A second resolution called on all states to ensure their obligations of non-recognition, non-aid or assistance with regard to the serious breaches of “peremptory norms of international law” by Israel. In particular, it referred to the acquisition of territory by force, and called for cooperation to reverse Israel’s illegal policies and practices. This was passed by 43-2 (Australia and U.S.) and 1 abstention. Besides the U.S., Australia, a new member of UNHRC, was the only country that voted against this and all the other anti-Israeli resolutions.
The third resolution expressed grave concern at the continuing violation of international humanitarian law and the systematic violation of the human rights of the Palestinian people by Israel, the occupying Power. This agreed by 41 countries to three disagreements (Australia, Togo, U.S.).
The fourth called on all states not to provide any assistance to be used specifically in connection with the settlements in the territories occupied since 1967. This included financial transactions, investments, purchases, procurements, provision of services, and other economic and financial activities benefitting Israeli settlements. It passed 34 to 4 (Australia, Hungary, Togo, U.S.), and eight abstentions.
The fifth resolution, somewhat incoherent, called on everybody to implement the recommendations in three reports: the independent commission of inquiry on the 2014 Gaza conflict (written by William Schabas); the independent international mission on the implication of Israeli settlements on the civil, political, economic, and cultural rights of the Palestinian people; and the UN Fact Finding Mission on the Gaza Conflict (the Goldstone report). Most important was non-involvement in the provision of arms to Israel. It passed by 27-4-15, and the majority included Belgium.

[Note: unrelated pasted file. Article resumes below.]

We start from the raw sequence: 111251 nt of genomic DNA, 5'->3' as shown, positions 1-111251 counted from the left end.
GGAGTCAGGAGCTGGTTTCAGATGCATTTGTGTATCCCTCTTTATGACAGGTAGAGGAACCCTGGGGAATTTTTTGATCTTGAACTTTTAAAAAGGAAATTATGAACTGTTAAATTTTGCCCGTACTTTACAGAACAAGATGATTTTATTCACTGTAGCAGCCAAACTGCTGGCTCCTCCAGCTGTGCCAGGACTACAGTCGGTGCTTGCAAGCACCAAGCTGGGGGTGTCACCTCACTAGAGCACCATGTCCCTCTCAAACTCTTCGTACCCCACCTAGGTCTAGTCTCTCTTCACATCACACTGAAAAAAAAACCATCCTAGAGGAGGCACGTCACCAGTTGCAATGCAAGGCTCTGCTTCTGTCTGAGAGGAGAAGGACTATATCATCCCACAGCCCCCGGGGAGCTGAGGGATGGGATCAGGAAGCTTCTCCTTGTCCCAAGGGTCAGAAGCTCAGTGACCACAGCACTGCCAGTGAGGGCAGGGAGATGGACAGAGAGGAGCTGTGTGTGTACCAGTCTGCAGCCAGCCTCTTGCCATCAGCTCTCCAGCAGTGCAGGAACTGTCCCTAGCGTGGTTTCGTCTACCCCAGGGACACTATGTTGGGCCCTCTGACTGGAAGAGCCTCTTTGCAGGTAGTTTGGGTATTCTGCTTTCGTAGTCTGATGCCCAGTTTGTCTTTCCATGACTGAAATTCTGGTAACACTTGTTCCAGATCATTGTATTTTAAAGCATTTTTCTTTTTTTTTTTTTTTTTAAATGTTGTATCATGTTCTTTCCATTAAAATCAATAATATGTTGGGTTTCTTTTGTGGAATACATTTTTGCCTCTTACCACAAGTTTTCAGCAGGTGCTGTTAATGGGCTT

Interestingly regarding this resolution, left unsaid were two factors. One was that Schabas had worked as a legal consultant of the PLO and his report cannot be considered neutral. The other was that the report by Judge Richard Goldstone was critical, but in April 2010 he retracted many of the charges he made in it.
In the voting, Australia and the U.S. by voting against all the five resolutions demonstrated political sanity in this theater of the absurd. Surprisingly, Germany voted in favor of three, and the UK in favor of two resolutions.
The UNHRC has been obsessed with the question of Israel and disputed or occupied territory, and Israeli settlements. In September 2014 it approved, by 32 votes and 15 abstentions, a data base of companies doing business in areas under Israeli “occupation” including East Jerusalem and Golan Heights. In February 2018, it reported on 206 companies with ties to settlements, in effect a backlist of Israeli and multinational companies active in disputed territory, and really advocacy of BDS.
The biased resolutions of UNHRC are not simply obstacles to any hopes for progress for negotiations to end the Israel-Palestinian conflict and are thus counter-productive. They are also an obstacle to any real discussion of violations of human rights in the world, and are therefore a defeat for anyone interested in ending these violations.
The UNHRC resolutions have no enforcement mechanism but they are a disgrace to impartial analysis and do not reflect any perspective for a just and lasting solution of the conflict. U.S. Ambassador to the UN, Nikki Haley has been strongly critical of the UNHRC, has said that U.S. patience with it is not unlimited, and has threatened to leave. The time to leave is now. President Donald Trump, in disappointment with international organizations, has already quit UNESCO, and cut UN funding. He should now withdraw the U.S. from UNHRC.